As the issue of health equity becomes increasingly—and rightfully—recognized as a critical area of social justice, we must champion equitable access to hospice and end-of-life planning. Quality of life in our final days often hinges upon race and ethnicity.

A 2020 study published in Geriatrics found that, despite the overall increase in hospice enrollment in recent decades, racial disparities remain, with some racial and ethnic groups much more likely to receive overmedicalized care. In a cohort study of more than 1,200 participants, Black individuals were significantly less likely to receive hospice care than White individuals. They were also more likely to have multiple emergency department (ED) visits and hospitalizations, and to undergo intensive treatment in the last 6 months of life compared with white individuals, and that is regardless of cause of death.

Discrepancies in end-of-life treatment experiences persist along racial lines, even after the initiation of hospice care. In a 2018 study of a large, national sample of hospice patients, Black patients were at higher risk for hospital admission, ED visits, and hospice disenrollment. These disparities remained after adjusting for patient clinical and demographic covariates, as well as hospice-level random effects, suggesting these patterns were attributable to racial differences within the same hospice rather than systematic differences between hospices.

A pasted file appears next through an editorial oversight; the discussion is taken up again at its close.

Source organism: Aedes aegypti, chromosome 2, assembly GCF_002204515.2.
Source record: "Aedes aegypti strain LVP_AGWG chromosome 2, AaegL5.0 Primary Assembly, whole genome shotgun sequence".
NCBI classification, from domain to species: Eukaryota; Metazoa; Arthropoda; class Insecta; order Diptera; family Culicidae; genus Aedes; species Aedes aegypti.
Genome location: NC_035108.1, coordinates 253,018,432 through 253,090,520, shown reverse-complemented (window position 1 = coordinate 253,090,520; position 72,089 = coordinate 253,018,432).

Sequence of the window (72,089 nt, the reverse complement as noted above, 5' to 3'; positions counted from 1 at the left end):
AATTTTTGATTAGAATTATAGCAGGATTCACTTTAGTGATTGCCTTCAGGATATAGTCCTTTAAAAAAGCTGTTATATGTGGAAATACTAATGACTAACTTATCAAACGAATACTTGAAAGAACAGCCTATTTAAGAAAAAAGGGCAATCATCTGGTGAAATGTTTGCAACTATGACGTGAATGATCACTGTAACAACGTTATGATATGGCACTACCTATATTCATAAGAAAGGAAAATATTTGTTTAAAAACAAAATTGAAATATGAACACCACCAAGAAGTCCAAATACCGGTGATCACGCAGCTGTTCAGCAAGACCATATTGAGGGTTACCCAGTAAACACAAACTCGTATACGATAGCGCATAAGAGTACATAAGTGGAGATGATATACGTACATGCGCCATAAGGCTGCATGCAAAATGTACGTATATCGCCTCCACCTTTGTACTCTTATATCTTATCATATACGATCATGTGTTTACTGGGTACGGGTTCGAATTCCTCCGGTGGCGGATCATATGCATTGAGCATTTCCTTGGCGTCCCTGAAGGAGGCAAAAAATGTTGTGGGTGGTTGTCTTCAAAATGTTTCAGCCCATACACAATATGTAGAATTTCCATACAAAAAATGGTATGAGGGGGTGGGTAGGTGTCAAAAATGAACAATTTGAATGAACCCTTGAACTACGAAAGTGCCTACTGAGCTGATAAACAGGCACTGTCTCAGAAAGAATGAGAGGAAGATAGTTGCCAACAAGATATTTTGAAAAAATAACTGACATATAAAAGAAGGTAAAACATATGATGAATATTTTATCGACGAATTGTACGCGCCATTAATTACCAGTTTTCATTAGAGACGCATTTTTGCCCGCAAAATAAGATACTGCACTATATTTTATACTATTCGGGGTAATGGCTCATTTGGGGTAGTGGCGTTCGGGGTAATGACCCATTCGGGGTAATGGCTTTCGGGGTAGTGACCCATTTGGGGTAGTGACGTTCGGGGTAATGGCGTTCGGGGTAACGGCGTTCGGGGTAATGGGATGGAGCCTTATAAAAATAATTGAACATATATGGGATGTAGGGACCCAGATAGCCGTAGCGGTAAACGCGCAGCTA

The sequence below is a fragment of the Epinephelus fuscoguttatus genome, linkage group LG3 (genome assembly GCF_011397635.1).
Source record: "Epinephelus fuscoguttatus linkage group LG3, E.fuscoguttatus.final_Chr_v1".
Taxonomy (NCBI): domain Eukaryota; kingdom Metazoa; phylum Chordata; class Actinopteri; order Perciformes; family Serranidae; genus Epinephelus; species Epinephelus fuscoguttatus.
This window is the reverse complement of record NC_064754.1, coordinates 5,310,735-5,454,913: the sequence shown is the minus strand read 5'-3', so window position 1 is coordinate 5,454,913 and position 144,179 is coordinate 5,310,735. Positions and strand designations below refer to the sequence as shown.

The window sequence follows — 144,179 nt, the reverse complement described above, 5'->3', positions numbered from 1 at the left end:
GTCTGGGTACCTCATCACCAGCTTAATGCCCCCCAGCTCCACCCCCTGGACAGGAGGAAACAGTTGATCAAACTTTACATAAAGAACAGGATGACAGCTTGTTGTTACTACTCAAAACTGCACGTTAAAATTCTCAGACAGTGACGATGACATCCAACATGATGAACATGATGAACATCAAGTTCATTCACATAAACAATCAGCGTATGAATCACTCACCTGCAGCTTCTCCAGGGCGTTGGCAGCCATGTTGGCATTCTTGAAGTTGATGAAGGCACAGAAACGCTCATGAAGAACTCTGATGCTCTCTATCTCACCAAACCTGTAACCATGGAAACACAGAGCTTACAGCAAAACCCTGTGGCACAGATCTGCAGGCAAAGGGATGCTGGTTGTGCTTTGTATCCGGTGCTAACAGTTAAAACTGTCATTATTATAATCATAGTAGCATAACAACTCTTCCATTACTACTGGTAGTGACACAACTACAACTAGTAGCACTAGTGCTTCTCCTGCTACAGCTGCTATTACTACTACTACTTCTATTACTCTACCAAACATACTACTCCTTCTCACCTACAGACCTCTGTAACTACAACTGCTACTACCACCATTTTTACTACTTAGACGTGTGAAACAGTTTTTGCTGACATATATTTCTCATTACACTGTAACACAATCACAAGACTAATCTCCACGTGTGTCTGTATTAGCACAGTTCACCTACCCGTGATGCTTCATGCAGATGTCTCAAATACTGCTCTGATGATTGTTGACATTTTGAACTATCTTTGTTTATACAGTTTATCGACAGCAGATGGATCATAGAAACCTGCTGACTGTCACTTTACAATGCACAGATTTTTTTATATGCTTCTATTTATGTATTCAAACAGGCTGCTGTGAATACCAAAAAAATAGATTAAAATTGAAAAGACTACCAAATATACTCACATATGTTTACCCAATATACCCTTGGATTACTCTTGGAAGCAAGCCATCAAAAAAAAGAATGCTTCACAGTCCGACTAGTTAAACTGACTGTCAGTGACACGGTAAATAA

Barriers to hospice access are varied and complex. They range from distrust of healthcare institutions and a lack of access to local healthcare options to misunderstanding of, or unfamiliarity with, end-of-life services.

Many people in marginalized and underserved communities don’t have a primary care physician and instead seek treatment through urgent care or the ER. Not only does that mean patients lack a consistent and trusted healthcare professional who can initiate compassionate conversations about end-of-life planning, but also that many people get referred to hospice directly from the ER. When the emergency room is the point of entry, and that is the only interaction the patient or their family has had with the healthcare system, it’s understandable why hospice can be viewed with some degree of distrust. Furthermore, hospice and palliative care is often misperceived as out of financial reach. People are often surprised to learn that hospice is 100% covered by Medicare and other insurance carriers.

Reaching Out to—and Reflecting—Underserved Communities
Meaningfully addressing and dismantling these barriers calls for grassroots efforts from within the community. For example, in Orange County, CA, VITAS Healthcare’s multidisciplinary Vietnamese-speaking care team regularly speaks to Vietnamese groups through neighboring organizations to share culturally sensitive insights and answer questions.